The conventional understanding of of vulnerability is all about being exposed- to attack, to be hurt physically or emotionally. Its most commonly used synonyms are in the areas of being helpless, defenceless, feeble and passive. No wonder it’s not a very welcome word for most of us.
In our work lives, we are taught to be anything but vulnerable as leaders – and with good reason. Who would want to want or demonstrate any of the above?
Turns out that these are probably the more superficial definitions of vulnerability. Some of the overlooked but equally relevant synonyms are openness, receptivity & sensitivity. Don’t these sound more like traits that leaders of today are expected to have?
Also, research is increasingly saying that vulnerability is an intrinsic part of being human. The feelings of uncertainty, risk and emotional exposure, while not always easy to accept, are second nature to us. They’re something that we all have to live with and learn to harness to our advantage.
Researcher-storyteller and author Brene Brown, (in her pioneering work Daring Greatly: How the courage to be vulnerable transforms the way we Live, Love, Parent & Lead) says: ‘Vulnerability is the core, the heart, the center of meaningful human experiences’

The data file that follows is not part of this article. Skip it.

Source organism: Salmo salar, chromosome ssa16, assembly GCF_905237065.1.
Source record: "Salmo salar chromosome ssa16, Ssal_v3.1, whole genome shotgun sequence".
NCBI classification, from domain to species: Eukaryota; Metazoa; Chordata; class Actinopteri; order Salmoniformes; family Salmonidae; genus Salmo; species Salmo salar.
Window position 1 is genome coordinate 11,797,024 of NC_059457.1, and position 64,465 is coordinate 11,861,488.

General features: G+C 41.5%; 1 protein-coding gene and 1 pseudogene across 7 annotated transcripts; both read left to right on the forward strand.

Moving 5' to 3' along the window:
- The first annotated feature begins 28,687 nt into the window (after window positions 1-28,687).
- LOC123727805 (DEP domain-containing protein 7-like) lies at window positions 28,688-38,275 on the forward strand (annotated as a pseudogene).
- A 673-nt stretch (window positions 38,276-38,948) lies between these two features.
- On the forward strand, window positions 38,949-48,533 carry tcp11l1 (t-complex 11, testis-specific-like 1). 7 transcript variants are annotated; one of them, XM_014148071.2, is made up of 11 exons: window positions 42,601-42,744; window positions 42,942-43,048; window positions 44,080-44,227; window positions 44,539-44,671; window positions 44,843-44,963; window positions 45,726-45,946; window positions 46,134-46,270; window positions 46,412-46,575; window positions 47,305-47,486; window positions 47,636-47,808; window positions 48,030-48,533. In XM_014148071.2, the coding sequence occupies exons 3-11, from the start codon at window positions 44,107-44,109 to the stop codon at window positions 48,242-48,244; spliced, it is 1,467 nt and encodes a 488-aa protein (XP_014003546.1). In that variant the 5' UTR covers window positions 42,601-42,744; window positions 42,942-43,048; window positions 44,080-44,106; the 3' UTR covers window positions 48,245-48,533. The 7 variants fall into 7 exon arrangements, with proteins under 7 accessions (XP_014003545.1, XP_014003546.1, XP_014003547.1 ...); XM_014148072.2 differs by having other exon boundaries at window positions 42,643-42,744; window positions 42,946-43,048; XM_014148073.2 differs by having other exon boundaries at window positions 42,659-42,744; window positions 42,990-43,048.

She goes on to debunk a few myths related to vulnerability:
- Vulnerability is a weakness: To feel is to be vulnerable. So if we’re looking at vulnerability as a weakness, we’re probably considering feeling human emotions to be a weakness.
- To be vulnerable is to be cowardly: On the other hand, it takes courage to be vulnerable – to reach out, open out and ask for help. Sometimes even from within ourselves.
- Some people don’t or can’t experience vulnerability: Every one feels vulnerable at some point or another, it is not a choice we are able to make. The choice is in how we respond to when we’re feeling vulnerable. Many of us choose to close ourselves to how we’re truly feeling.
- Vulnerability means letting out our secrets: Sharing our innermost feelings with anyone is not always easy. Forget with someone that we don’t know very well, our family or people who work for us. But in reality, we’re showing those who’ve earned our trust, that we’re human, open and accessible. And also imperfect.
- We can go solo: Acknowledging our vulnerabilities does not mean we can manage without support around us. Asking for help, support, advice or perspective makes us more inclusive, human and open. Not to mention making us more courageous.
Increasingly, the paradigm of leadership is moving away from stoic, shock-absorber, autocrat, visionaries to more human, emotional, imperfect and accessible. In short, from those in denial of their vulnerabilities to those who look at the positives and harness it to their (and their organization’s) advantage.
Which leadership camp do you belong to?